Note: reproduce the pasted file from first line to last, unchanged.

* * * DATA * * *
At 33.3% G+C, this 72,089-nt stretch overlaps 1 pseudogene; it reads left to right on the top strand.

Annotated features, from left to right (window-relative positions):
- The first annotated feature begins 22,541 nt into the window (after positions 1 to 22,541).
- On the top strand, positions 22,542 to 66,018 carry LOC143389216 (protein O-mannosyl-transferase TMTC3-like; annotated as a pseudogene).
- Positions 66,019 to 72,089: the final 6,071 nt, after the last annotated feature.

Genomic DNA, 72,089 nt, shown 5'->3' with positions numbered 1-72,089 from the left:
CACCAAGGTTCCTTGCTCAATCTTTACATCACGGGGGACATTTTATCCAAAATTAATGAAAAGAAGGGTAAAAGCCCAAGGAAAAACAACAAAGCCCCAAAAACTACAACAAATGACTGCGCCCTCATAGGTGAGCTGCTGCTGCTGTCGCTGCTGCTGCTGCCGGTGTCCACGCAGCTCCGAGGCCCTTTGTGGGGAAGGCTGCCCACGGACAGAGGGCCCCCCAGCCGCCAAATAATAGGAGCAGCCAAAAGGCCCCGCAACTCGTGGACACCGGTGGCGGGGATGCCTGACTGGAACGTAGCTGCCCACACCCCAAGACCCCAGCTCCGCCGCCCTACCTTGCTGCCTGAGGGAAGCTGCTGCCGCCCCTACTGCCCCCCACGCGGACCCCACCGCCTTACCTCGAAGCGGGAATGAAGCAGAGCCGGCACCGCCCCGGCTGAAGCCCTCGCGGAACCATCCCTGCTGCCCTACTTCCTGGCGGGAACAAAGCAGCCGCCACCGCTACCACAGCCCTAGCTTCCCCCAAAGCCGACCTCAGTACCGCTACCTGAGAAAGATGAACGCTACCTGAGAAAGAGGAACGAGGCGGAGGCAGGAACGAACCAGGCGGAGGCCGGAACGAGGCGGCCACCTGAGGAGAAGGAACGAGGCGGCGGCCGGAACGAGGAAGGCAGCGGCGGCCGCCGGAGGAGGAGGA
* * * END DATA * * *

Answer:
At 33.3% G+C, this 72,089-nt stretch overlaps 1 pseudogene; it reads left to right on the top strand.

Annotated features, from left to right (window-relative positions):
- The first annotated feature begins 22,541 nt into the window (after positions 1 to 22,541).
- On the top strand, positions 22,542 to 66,018 carry LOC143389216 (protein O-mannosyl-transferase TMTC3-like; annotated as a pseudogene).
- Positions 66,019 to 72,089: the final 6,071 nt, after the last annotated feature.

Genomic DNA, 72,089 nt, shown 5'->3' with positions numbered 1-72,089 from the left:
CACCAAGGTTCCTTGCTCAATCTTTACATCACGGGGGACATTTTATCCAAAATTAATGAAAAGAAGGGTAAAAGCCCAAGGAAAAACAACAAAGCCCCAAAAACTACAACAAATGACTGCGCCCTCATAGGTGAGCTGCTGCTGCTGTCGCTGCTGCTGCTGCCGGTGTCCACGCAGCTCCGAGGCCCTTTGTGGGGAAGGCTGCCCACGGACAGAGGGCCCCCCAGCCGCCAAATAATAGGAGCAGCCAAAAGGCCCCGCAACTCGTGGACACCGGTGGCGGGGATGCCTGACTGGAACGTAGCTGCCCACACCCCAAGACCCCAGCTCCGCCGCCCTACCTTGCTGCCTGAGGGAAGCTGCTGCCGCCCCTACTGCCCCCCACGCGGACCCCACCGCCTTACCTCGAAGCGGGAATGAAGCAGAGCCGGCACCGCCCCGGCTGAAGCCCTCGCGGAACCATCCCTGCTGCCCTACTTCCTGGCGGGAACAAAGCAGCCGCCACCGCTACCACAGCCCTAGCTTCCCCCAAAGCCGACCTCAGTACCGCTACCTGAGAAAGATGAACGCTACCTGAGAAAGAGGAACGAGGCGGAGGCAGGAACGAACCAGGCGGAGGCCGGAACGAGGCGGCCACCTGAGGAGAAGGAACGAGGCGGCGGCCGGAACGAGGAAGGCAGCGGCGGCCGCCGGAGGAGGAGGA